The Commission recognizes that precise measurement of back pay cannot always be used to remedy the discrimination. Therefore, the computation of back pay awards inherently involves some speculation. The agency must provide a clear and concise plain language statement of the formulas and methods it used to calculate a complainant’s back pay.
A complainant has a duty to mitigate damages by making a good faith effort to find other employment. An award of back pay therefore generally is reduced by any amount a complainant earned during the applicable period. This means that a complainant must seek a substantially equivalent position. The burden is on the agency, however, to show that the complainant failed in his duty to mitigate. The Commission has generally held that an agency must satisfy a two-pronged test to meet its burden of proof. The agency must show that the complainant failed to use reasonable care and diligence in seeking a suitable position; and there were suitable positions available for which the complainant was qualified. The agency does not have to meet the second prong if the complainant does not make an effort to mitigate damages and does not explain the lack of effort.
Compensatory damages are awarded to compensate complainants for harm or suffering due to discriminatory acts or conduct. Federal employees may seek compensatory damages for discrimination but cannot be awarded punitive damages in the administrative process. Compensatory damages consist of either pecuniary or non-pecuniary damages.
Pecuniary damages are awarded to compensate a complainant for out-of-pocket expenses resulting from an employer’s unlawful conduct. Examples of pecuniary losses include moving expenses, employment search expenses, medical expenses, psychiatric expenses and physical therapy expenses, and other quantifiable out-of-pocket expenses. Pecuniary losses may include past expenses, which are out-of-pocket expenses that occurred prior to the date of the resolution of the damage claim, or future expenses, which are out-of-pocket expenses likely to occur in the future after resolution of the complaint. Receipts, records, bills, cancelled checks and confirmation by other individuals can be used to ascertain the amount to be awarded for past pecuniary losses. Without documentation, however, damages for past pecuniary losses typically will not be awarded to the complainant.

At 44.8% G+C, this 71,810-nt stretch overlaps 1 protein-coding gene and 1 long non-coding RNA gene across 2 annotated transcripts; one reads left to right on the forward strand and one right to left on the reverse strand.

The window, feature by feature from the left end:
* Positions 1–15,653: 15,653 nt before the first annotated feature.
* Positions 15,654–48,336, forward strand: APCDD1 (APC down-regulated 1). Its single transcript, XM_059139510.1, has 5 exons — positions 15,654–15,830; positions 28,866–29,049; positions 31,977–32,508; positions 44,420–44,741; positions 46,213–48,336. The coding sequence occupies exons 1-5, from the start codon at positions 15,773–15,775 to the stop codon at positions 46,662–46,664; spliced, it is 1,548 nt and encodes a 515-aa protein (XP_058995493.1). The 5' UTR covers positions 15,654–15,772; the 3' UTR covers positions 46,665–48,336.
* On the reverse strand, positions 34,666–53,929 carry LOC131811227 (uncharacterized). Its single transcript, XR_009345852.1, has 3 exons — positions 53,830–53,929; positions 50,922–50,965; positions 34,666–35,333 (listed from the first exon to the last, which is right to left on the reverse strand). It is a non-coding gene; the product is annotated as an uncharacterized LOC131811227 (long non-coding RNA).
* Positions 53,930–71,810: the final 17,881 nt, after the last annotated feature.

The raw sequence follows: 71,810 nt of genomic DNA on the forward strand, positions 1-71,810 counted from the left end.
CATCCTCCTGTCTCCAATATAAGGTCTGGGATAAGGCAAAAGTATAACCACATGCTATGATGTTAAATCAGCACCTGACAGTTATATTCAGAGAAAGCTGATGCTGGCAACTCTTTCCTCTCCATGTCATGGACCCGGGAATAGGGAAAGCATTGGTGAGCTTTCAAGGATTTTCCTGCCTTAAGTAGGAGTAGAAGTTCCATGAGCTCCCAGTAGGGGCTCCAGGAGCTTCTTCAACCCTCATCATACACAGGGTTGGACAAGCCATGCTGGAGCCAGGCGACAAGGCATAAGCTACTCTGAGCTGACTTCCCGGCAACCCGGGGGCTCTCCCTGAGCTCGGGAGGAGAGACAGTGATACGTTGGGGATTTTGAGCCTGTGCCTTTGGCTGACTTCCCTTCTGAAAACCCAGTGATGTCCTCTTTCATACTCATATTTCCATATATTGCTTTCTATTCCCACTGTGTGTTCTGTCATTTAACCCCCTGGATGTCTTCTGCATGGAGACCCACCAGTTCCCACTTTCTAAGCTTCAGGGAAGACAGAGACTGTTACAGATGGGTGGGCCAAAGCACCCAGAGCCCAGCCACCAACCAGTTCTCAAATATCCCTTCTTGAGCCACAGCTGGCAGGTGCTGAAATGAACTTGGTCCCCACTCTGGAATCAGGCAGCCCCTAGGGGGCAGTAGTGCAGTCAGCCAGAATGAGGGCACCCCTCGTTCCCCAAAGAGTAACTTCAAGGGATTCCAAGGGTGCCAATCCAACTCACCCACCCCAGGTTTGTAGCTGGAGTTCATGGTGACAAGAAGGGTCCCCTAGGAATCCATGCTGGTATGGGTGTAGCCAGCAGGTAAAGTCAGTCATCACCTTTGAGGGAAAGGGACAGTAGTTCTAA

Non-pecuniary damages are available for emotional harm, including emotional pain, suffering, inconvenience, mental anguish, loss of enjoyment of life, loss of health, and other such intangible losses that are incurred as a result of the discriminatory conduct. A finding of discrimination does not carry a presumption of emotional harm. There must be proof of the existence, nature and severity of the emotional harm. Emotional harm may include such things as sleeplessness, anxiety, stress, depression, marital strain, humiliation, and emotional distress. The harm may also manifest itself physically, for example: the development of ulcers, hair loss and headaches. Non-pecuniary damages may also be awarded if an individual experiences damage to professional reputation or damage to interpersonal relationships.
The necessary elements of proof for a claim of compensatory damages are proof of actual harm or injury, and proof that the harm or injury was caused by the unlawful discrimination. The complainant must prove that there has been a compensable harm or loss and that the cause of such harm or loss is attributable to the unlawful conduct of the agency. The complainant bears the burden of proof and must sufficiently establish a causal connection between the respondent’s illegal conduct and the complainant’s injury.
When determining the amount of a compensatory damage awards it is necessary to limit the amount to the sums necessary to compensate the individual for actual harm. An award of compensatory damages cannot be punitive in nature. Generally, the method for computing non-pecuniary damages should be based on consideration of the severity, duration and nature of the harm. When deciding a case that involves compensatory damages, the Commission looks to other cases that involve similar harm, accounting for the present-day value of comparable awards. The Commission also strives to ensure that awards are not monstrously excessive standing alone, nor the result of passion or prejudice.
When the Commission finds that a complainant has been subjected to disparate treatment discrimination the Commission can award non-monetary relief. This can include the cancellation of an unwarranted personnel action, and expungement of adverse material relating to the discrimination from the individual’s records, as well as providing the complainant with reasonable accommodation, training, preferential work assignments, and overtime scheduling, among other things. As with monetary relief, these elements of relief are designed to place the complainant into the position she would have been absent the discrimination.